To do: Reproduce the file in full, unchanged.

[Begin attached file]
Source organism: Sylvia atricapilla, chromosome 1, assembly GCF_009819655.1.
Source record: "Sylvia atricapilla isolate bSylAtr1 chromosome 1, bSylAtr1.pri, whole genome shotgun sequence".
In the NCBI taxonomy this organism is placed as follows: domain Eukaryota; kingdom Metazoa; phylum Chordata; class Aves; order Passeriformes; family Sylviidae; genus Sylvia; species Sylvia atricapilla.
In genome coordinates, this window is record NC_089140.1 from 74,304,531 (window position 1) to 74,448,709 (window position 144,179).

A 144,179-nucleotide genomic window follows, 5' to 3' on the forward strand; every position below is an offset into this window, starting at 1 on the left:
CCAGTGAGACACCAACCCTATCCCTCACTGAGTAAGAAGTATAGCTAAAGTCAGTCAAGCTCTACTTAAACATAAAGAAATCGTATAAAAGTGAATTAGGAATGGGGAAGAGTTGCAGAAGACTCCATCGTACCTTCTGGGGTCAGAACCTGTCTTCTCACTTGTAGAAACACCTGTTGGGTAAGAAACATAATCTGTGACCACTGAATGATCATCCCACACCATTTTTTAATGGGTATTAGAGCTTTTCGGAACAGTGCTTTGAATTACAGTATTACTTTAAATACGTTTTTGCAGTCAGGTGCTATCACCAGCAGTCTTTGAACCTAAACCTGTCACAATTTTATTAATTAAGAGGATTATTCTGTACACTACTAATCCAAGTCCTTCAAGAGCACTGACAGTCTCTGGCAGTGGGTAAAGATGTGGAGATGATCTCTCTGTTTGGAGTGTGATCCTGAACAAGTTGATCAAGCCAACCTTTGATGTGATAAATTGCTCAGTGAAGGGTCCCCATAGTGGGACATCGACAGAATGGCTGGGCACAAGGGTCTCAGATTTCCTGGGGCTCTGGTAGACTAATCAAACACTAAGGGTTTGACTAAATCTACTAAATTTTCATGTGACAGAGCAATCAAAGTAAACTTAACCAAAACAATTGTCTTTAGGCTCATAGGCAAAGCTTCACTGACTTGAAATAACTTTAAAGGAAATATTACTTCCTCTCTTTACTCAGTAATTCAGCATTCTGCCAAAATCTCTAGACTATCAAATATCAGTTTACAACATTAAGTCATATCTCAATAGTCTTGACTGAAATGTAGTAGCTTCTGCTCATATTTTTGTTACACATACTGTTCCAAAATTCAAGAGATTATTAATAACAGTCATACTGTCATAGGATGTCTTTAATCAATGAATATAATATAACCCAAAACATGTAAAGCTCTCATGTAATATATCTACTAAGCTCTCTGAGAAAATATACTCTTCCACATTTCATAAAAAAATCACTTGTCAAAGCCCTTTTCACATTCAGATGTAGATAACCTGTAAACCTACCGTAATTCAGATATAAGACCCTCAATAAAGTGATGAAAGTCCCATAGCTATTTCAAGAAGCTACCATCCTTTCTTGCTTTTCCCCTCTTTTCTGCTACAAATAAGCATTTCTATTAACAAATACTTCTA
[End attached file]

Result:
Source organism: Sylvia atricapilla, chromosome 1, assembly GCF_009819655.1.
Source record: "Sylvia atricapilla isolate bSylAtr1 chromosome 1, bSylAtr1.pri, whole genome shotgun sequence".
In the NCBI taxonomy this organism is placed as follows: domain Eukaryota; kingdom Metazoa; phylum Chordata; class Aves; order Passeriformes; family Sylviidae; genus Sylvia; species Sylvia atricapilla.
In genome coordinates, this window is record NC_089140.1 from 74,304,531 (window position 1) to 74,448,709 (window position 144,179).

A 144,179-nucleotide genomic window follows, 5' to 3' on the forward strand; every position below is an offset into this window, starting at 1 on the left:
CCAGTGAGACACCAACCCTATCCCTCACTGAGTAAGAAGTATAGCTAAAGTCAGTCAAGCTCTACTTAAACATAAAGAAATCGTATAAAAGTGAATTAGGAATGGGGAAGAGTTGCAGAAGACTCCATCGTACCTTCTGGGGTCAGAACCTGTCTTCTCACTTGTAGAAACACCTGTTGGGTAAGAAACATAATCTGTGACCACTGAATGATCATCCCACACCATTTTTTAATGGGTATTAGAGCTTTTCGGAACAGTGCTTTGAATTACAGTATTACTTTAAATACGTTTTTGCAGTCAGGTGCTATCACCAGCAGTCTTTGAACCTAAACCTGTCACAATTTTATTAATTAAGAGGATTATTCTGTACACTACTAATCCAAGTCCTTCAAGAGCACTGACAGTCTCTGGCAGTGGGTAAAGATGTGGAGATGATCTCTCTGTTTGGAGTGTGATCCTGAACAAGTTGATCAAGCCAACCTTTGATGTGATAAATTGCTCAGTGAAGGGTCCCCATAGTGGGACATCGACAGAATGGCTGGGCACAAGGGTCTCAGATTTCCTGGGGCTCTGGTAGACTAATCAAACACTAAGGGTTTGACTAAATCTACTAAATTTTCATGTGACAGAGCAATCAAAGTAAACTTAACCAAAACAATTGTCTTTAGGCTCATAGGCAAAGCTTCACTGACTTGAAATAACTTTAAAGGAAATATTACTTCCTCTCTTTACTCAGTAATTCAGCATTCTGCCAAAATCTCTAGACTATCAAATATCAGTTTACAACATTAAGTCATATCTCAATAGTCTTGACTGAAATGTAGTAGCTTCTGCTCATATTTTTGTTACACATACTGTTCCAAAATTCAAGAGATTATTAATAACAGTCATACTGTCATAGGATGTCTTTAATCAATGAATATAATATAACCCAAAACATGTAAAGCTCTCATGTAATATATCTACTAAGCTCTCTGAGAAAATATACTCTTCCACATTTCATAAAAAAATCACTTGTCAAAGCCCTTTTCACATTCAGATGTAGATAACCTGTAAACCTACCGTAATTCAGATATAAGACCCTCAATAAAGTGATGAAAGTCCCATAGCTATTTCAAGAAGCTACCATCCTTTCTTGCTTTTCCCCTCTTTTCTGCTACAAATAAGCATTTCTATTAACAAATACTTCTA